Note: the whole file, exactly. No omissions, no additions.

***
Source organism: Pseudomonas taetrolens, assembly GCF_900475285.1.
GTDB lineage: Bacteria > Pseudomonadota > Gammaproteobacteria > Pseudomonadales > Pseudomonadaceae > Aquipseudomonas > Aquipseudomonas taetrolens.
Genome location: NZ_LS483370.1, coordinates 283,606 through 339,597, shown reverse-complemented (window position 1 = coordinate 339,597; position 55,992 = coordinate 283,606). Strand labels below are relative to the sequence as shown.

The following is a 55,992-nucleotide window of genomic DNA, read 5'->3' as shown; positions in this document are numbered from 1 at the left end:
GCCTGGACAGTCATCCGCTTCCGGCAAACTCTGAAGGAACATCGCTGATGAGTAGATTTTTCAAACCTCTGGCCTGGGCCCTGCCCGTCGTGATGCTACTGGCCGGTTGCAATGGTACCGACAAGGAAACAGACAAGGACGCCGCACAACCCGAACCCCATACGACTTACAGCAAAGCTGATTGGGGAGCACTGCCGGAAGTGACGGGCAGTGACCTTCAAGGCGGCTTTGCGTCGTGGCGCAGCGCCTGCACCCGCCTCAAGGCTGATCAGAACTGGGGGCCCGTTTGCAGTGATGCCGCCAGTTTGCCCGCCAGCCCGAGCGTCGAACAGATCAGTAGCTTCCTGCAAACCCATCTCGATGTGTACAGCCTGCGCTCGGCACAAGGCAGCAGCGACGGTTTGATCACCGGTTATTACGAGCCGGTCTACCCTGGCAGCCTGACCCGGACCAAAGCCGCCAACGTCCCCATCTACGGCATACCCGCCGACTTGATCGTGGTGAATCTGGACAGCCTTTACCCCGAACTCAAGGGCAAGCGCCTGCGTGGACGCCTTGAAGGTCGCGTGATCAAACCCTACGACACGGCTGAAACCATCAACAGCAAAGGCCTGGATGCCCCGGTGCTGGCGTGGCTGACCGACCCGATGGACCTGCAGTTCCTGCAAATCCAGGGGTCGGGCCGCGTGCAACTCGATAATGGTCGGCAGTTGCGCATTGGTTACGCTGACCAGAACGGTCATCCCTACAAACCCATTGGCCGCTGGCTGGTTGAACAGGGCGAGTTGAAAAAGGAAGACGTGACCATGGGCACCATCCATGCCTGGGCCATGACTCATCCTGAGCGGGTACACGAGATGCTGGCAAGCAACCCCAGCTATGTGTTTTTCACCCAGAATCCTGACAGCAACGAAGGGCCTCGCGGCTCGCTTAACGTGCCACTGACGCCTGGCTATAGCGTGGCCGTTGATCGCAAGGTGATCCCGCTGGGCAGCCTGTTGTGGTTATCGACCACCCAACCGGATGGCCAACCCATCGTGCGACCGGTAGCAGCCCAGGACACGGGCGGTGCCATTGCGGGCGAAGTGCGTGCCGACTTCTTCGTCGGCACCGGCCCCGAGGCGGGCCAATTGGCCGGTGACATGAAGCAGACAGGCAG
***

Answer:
Source organism: Pseudomonas taetrolens, assembly GCF_900475285.1.
GTDB lineage: Bacteria > Pseudomonadota > Gammaproteobacteria > Pseudomonadales > Pseudomonadaceae > Aquipseudomonas > Aquipseudomonas taetrolens.
Genome location: NZ_LS483370.1, coordinates 283,606 through 339,597, shown reverse-complemented (window position 1 = coordinate 339,597; position 55,992 = coordinate 283,606). Strand labels below are relative to the sequence as shown.

The following is a 55,992-nucleotide window of genomic DNA, read 5'->3' as shown; positions in this document are numbered from 1 at the left end:
GCCTGGACAGTCATCCGCTTCCGGCAAACTCTGAAGGAACATCGCTGATGAGTAGATTTTTCAAACCTCTGGCCTGGGCCCTGCCCGTCGTGATGCTACTGGCCGGTTGCAATGGTACCGACAAGGAAACAGACAAGGACGCCGCACAACCCGAACCCCATACGACTTACAGCAAAGCTGATTGGGGAGCACTGCCGGAAGTGACGGGCAGTGACCTTCAAGGCGGCTTTGCGTCGTGGCGCAGCGCCTGCACCCGCCTCAAGGCTGATCAGAACTGGGGGCCCGTTTGCAGTGATGCCGCCAGTTTGCCCGCCAGCCCGAGCGTCGAACAGATCAGTAGCTTCCTGCAAACCCATCTCGATGTGTACAGCCTGCGCTCGGCACAAGGCAGCAGCGACGGTTTGATCACCGGTTATTACGAGCCGGTCTACCCTGGCAGCCTGACCCGGACCAAAGCCGCCAACGTCCCCATCTACGGCATACCCGCCGACTTGATCGTGGTGAATCTGGACAGCCTTTACCCCGAACTCAAGGGCAAGCGCCTGCGTGGACGCCTTGAAGGTCGCGTGATCAAACCCTACGACACGGCTGAAACCATCAACAGCAAAGGCCTGGATGCCCCGGTGCTGGCGTGGCTGACCGACCCGATGGACCTGCAGTTCCTGCAAATCCAGGGGTCGGGCCGCGTGCAACTCGATAATGGTCGGCAGTTGCGCATTGGTTACGCTGACCAGAACGGTCATCCCTACAAACCCATTGGCCGCTGGCTGGTTGAACAGGGCGAGTTGAAAAAGGAAGACGTGACCATGGGCACCATCCATGCCTGGGCCATGACTCATCCTGAGCGGGTACACGAGATGCTGGCAAGCAACCCCAGCTATGTGTTTTTCACCCAGAATCCTGACAGCAACGAAGGGCCTCGCGGCTCGCTTAACGTGCCACTGACGCCTGGCTATAGCGTGGCCGTTGATCGCAAGGTGATCCCGCTGGGCAGCCTGTTGTGGTTATCGACCACCCAACCGGATGGCCAACCCATCGTGCGACCGGTAGCAGCCCAGGACACGGGCGGTGCCATTGCGGGCGAAGTGCGTGCCGACTTCTTCGTCGGCACCGGCCCCGAGGCGGGCCAATTGGCCGGTGACATGAAGCAGACAGGCAG